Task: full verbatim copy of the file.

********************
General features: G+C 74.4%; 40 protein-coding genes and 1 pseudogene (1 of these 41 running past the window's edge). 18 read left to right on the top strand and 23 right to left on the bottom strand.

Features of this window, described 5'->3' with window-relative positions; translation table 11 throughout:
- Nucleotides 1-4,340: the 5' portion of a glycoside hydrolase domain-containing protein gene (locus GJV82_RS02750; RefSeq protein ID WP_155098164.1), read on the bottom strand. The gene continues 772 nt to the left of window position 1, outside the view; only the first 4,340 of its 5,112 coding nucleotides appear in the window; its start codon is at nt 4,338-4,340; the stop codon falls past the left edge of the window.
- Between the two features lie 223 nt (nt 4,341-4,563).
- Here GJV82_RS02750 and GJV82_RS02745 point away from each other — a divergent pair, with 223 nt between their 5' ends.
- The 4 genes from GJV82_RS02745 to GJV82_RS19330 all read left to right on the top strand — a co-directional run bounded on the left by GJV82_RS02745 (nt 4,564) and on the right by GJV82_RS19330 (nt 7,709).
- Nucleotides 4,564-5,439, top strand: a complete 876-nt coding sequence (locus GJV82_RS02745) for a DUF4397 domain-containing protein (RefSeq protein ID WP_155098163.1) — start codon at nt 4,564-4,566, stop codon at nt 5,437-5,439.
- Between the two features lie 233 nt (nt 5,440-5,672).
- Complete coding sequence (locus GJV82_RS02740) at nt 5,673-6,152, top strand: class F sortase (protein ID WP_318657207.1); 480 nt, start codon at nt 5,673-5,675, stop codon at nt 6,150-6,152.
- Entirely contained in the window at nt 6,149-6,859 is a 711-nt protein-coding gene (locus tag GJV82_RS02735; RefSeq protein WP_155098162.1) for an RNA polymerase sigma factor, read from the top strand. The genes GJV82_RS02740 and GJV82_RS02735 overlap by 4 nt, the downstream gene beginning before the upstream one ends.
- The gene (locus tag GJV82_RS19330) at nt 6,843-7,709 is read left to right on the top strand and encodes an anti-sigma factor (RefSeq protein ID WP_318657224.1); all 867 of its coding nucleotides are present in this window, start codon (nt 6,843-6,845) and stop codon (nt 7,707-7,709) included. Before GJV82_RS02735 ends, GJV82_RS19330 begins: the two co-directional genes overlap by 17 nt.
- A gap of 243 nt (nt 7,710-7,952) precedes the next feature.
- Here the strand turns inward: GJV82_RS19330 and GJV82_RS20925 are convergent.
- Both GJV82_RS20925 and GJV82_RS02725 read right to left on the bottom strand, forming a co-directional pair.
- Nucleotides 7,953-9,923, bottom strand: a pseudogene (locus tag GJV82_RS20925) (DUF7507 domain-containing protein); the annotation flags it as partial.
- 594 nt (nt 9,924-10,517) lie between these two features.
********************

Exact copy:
General features: G+C 74.4%; 40 protein-coding genes and 1 pseudogene (1 of these 41 running past the window's edge). 18 read left to right on the top strand and 23 right to left on the bottom strand.

Features of this window, described 5'->3' with window-relative positions; translation table 11 throughout:
- Nucleotides 1-4,340: the 5' portion of a glycoside hydrolase domain-containing protein gene (locus GJV82_RS02750; RefSeq protein ID WP_155098164.1), read on the bottom strand. The gene continues 772 nt to the left of window position 1, outside the view; only the first 4,340 of its 5,112 coding nucleotides appear in the window; its start codon is at nt 4,338-4,340; the stop codon falls past the left edge of the window.
- Between the two features lie 223 nt (nt 4,341-4,563).
- Here GJV82_RS02750 and GJV82_RS02745 point away from each other — a divergent pair, with 223 nt between their 5' ends.
- The 4 genes from GJV82_RS02745 to GJV82_RS19330 all read left to right on the top strand — a co-directional run bounded on the left by GJV82_RS02745 (nt 4,564) and on the right by GJV82_RS19330 (nt 7,709).
- Nucleotides 4,564-5,439, top strand: a complete 876-nt coding sequence (locus GJV82_RS02745) for a DUF4397 domain-containing protein (RefSeq protein ID WP_155098163.1) — start codon at nt 4,564-4,566, stop codon at nt 5,437-5,439.
- Between the two features lie 233 nt (nt 5,440-5,672).
- Complete coding sequence (locus GJV82_RS02740) at nt 5,673-6,152, top strand: class F sortase (protein ID WP_318657207.1); 480 nt, start codon at nt 5,673-5,675, stop codon at nt 6,150-6,152.
- Entirely contained in the window at nt 6,149-6,859 is a 711-nt protein-coding gene (locus tag GJV82_RS02735; RefSeq protein WP_155098162.1) for an RNA polymerase sigma factor, read from the top strand. The genes GJV82_RS02740 and GJV82_RS02735 overlap by 4 nt, the downstream gene beginning before the upstream one ends.
- The gene (locus tag GJV82_RS19330) at nt 6,843-7,709 is read left to right on the top strand and encodes an anti-sigma factor (RefSeq protein ID WP_318657224.1); all 867 of its coding nucleotides are present in this window, start codon (nt 6,843-6,845) and stop codon (nt 7,707-7,709) included. Before GJV82_RS02735 ends, GJV82_RS19330 begins: the two co-directional genes overlap by 17 nt.
- A gap of 243 nt (nt 7,710-7,952) precedes the next feature.
- Here the strand turns inward: GJV82_RS19330 and GJV82_RS20925 are convergent.
- Both GJV82_RS20925 and GJV82_RS02725 read right to left on the bottom strand, forming a co-directional pair.
- Nucleotides 7,953-9,923, bottom strand: a pseudogene (locus tag GJV82_RS20925) (DUF7507 domain-containing protein); the annotation flags it as partial.
- 594 nt (nt 9,924-10,517) lie between these two features.